Summit brings neighborhoods together to celebrate successes
The third annual Hilltop Summit brought together nearly 100 representatives of Pittsburgh's Hilltop communities along with guests and elected officials to hear what has been happening in the neighborhoods over the past year.
"From January through May of this past year, our board discussed and came up with a new mission," began Aaron Sukenik, executive director of the Alliance. "That new mission is to preserve and create assets in the Hilltop community through collaboration and coordination of resources."
He said throughout the evening, the mission would remain a central theme.
As the first presenter, Mr. Sukenik said while 2013 was a transition year for the Hilltop Alliance, 2014 was a transformational year. Over the last year, the Alliance has focused on community asset based programs and projects with measurable outcomes and meaningful partnerships.
The Property Stabilization Program features a monthly meeting where community members can report problematic properties. The properties are documented and photographed and the owner is contacted about remediating the problems.
Since beginning last July, almost 170 properties have come through the program with a nearly 35 percent issue resolution rate.
At last year's summit, the Alliance discussed its undertaking of a Hilltop urban farm feasibility study with Grow Pittsburgh and the Penn State Cooperative Extension. The study was completed in July and turned into a much larger Master Plan.
The Alliance then connected with green builder and developer Ernie Sota who was interested in pursuing a residential housing development anchored around a farm. The HA's website hosts a survey where area residents can provide input concerning the urban farm, http://pghhilltopalliance.org/index.php/top-blocks/item/27-hilltop-urban-farm.
Through the next year, they plan to continue to refine the plan and work toward acquiring the site.
In the Allentown-Beltzhoover Housing Market Restoration Strategy completed near the end of last year, the Haberman corridor was identified as a key connective asset. The corridor of pavement, woods and steps connects McKinley Park on one side with Warrington Recreation Center and the South Hill Junction on the other.
Soon a public process will begin to create a public greenway in the corridor which could catalyze development on many of the vacant lots adjacent to Haberman. A planning and design firm will soon be contracted with to complete that plan.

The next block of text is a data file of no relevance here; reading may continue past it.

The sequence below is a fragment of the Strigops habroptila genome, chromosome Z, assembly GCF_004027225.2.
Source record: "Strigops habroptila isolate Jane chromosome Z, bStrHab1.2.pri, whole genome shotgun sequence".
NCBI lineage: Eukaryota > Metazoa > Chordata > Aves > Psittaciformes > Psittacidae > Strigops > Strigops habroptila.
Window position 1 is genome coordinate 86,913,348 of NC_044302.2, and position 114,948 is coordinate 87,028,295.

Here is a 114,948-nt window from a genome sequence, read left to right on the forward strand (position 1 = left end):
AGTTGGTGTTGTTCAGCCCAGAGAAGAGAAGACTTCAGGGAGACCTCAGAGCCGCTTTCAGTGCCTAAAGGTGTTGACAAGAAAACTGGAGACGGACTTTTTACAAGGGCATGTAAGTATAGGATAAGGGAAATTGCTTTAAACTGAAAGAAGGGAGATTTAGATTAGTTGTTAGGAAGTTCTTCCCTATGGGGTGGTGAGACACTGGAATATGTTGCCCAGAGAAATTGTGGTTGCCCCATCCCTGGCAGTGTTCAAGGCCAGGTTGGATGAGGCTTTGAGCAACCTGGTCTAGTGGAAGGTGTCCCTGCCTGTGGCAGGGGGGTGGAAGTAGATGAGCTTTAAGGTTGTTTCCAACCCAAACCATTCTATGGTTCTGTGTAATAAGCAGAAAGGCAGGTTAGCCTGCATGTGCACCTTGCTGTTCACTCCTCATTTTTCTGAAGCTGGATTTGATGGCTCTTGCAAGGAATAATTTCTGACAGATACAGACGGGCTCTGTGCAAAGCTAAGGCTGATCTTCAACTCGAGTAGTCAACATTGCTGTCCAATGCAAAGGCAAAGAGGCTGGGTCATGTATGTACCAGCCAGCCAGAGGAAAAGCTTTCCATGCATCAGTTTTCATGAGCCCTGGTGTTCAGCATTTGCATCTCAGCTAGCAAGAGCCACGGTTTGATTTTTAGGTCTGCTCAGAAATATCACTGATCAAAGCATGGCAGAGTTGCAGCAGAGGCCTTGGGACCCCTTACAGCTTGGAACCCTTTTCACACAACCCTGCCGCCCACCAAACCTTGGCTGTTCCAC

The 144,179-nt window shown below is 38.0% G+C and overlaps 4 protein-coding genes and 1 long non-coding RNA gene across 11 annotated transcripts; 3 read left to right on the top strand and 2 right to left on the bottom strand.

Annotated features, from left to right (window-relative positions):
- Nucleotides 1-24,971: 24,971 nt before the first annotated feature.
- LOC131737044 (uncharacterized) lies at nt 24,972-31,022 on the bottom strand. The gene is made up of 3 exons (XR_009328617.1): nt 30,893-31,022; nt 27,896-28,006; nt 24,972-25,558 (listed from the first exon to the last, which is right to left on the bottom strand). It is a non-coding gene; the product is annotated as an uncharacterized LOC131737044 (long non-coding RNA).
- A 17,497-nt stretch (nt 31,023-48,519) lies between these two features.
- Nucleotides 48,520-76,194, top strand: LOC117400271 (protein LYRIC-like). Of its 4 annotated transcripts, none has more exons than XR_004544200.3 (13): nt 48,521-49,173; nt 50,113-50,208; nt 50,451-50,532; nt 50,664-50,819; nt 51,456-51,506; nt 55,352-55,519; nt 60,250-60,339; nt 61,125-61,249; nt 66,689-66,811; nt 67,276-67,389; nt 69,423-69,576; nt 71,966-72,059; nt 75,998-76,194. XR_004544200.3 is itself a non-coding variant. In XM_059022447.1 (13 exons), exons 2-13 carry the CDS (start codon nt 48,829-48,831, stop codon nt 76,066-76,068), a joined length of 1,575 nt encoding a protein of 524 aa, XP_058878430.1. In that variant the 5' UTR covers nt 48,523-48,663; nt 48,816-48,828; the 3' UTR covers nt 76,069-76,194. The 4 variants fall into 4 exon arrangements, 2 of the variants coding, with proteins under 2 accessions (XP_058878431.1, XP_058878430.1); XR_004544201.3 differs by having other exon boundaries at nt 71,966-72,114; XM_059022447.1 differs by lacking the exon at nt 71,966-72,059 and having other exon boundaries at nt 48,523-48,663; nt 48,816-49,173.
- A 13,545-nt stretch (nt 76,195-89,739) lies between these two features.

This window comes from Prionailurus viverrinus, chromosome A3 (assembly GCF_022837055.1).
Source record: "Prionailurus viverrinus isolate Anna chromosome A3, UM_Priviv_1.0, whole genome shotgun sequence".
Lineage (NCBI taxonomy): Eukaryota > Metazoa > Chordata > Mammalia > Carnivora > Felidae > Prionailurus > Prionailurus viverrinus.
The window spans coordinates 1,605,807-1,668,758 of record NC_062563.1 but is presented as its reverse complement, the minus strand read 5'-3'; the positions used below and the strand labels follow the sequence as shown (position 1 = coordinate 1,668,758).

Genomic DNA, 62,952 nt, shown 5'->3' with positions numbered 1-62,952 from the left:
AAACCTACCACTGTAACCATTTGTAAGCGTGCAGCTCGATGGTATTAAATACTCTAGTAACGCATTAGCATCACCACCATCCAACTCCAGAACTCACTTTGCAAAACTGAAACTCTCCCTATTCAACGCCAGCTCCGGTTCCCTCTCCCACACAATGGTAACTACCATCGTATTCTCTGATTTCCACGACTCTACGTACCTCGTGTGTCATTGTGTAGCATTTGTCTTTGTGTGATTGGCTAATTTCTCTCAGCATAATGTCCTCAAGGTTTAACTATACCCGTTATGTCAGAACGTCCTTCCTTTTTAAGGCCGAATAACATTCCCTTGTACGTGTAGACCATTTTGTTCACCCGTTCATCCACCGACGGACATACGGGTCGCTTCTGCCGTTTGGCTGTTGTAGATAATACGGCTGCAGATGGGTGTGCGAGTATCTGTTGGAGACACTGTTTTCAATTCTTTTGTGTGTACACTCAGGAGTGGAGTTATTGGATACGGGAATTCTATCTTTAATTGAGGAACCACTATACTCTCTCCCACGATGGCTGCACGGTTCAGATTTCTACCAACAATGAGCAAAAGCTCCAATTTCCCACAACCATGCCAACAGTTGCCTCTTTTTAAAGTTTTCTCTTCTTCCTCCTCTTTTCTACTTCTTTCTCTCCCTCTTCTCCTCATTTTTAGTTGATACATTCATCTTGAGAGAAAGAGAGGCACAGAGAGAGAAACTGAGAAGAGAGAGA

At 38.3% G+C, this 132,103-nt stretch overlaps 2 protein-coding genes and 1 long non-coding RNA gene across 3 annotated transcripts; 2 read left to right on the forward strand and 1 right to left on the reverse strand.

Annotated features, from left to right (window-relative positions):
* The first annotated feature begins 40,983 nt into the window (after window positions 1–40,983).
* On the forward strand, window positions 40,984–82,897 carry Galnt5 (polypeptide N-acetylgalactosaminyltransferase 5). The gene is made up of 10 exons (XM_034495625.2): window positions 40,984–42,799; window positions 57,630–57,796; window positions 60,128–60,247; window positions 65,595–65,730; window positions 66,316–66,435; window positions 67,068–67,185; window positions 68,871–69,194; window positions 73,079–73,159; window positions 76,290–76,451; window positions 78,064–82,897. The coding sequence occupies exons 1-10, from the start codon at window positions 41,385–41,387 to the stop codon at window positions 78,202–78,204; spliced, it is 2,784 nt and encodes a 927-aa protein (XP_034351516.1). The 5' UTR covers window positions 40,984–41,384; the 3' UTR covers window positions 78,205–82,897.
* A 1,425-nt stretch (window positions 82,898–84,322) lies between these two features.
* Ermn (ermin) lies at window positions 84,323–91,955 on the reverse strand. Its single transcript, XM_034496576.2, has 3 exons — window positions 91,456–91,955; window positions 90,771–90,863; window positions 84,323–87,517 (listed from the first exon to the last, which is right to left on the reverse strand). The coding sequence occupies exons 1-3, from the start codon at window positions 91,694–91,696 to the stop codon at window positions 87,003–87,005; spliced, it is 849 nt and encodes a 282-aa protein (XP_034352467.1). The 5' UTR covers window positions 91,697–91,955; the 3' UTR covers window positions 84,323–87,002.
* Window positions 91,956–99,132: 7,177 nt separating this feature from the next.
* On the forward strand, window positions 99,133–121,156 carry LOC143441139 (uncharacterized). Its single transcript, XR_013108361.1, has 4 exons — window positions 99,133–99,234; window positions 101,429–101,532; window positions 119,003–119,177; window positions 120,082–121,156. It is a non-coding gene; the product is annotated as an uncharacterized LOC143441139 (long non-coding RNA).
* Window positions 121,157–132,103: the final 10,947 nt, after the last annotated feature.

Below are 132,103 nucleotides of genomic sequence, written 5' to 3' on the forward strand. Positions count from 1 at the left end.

Parallel to that plan, the Pittsburgh Parks Conservancy will be a partner in developing a Master Plan for McKinley Park, combining the community planning process for both projects.
One of the biggest projects for the Hilltop Alliance is managing the Allentown Neighborhood Partnership Program (ANPP). The program is bringing $1.5 million in funding to the Allentown community over six years.
Components of the program include:
Fresh Fridays, the once a month free produce distribution held in conjunction with the Saint John Vianney Food Pantry on the second Friday of each month April through November. Over the last year, the program has served almost 10,000 people.
Stabilizing and renovating properties in need of assistance in a target area of the Allentown neighborhood.
Revitalizing the Warrington Avenue business district through new business development and property reinvestment grants.
Other service providers providing programing in the ANPP include: the Brashear Association with the Neighborhood Employment Center and the Allentown Learning and Engagement Center (ALEC); the Hilltop Computer Center will operate computer literacy programs out of the ALEC; the Mount Washington Community Development Corporation will be a partner for residential redevelopment projects in the target area of the neighborhood.
Mr. Sukenik also acknowledged other organizations which have worked in the Hilltop neighborhoods including: GTECH with the Reclaim South program and NeighborWorks of Western Pennsylvania and their Neighborhood Leadership Development cohort program.
First up was Allentown Community Development Corp. and presenters Tom Smith and Josh Lucas. Mr. Smith, president of the ACDC, opened by saying much has happened in the neighborhood in addition to the work of the organization.
"That makes us that more of a vibrant community," he said.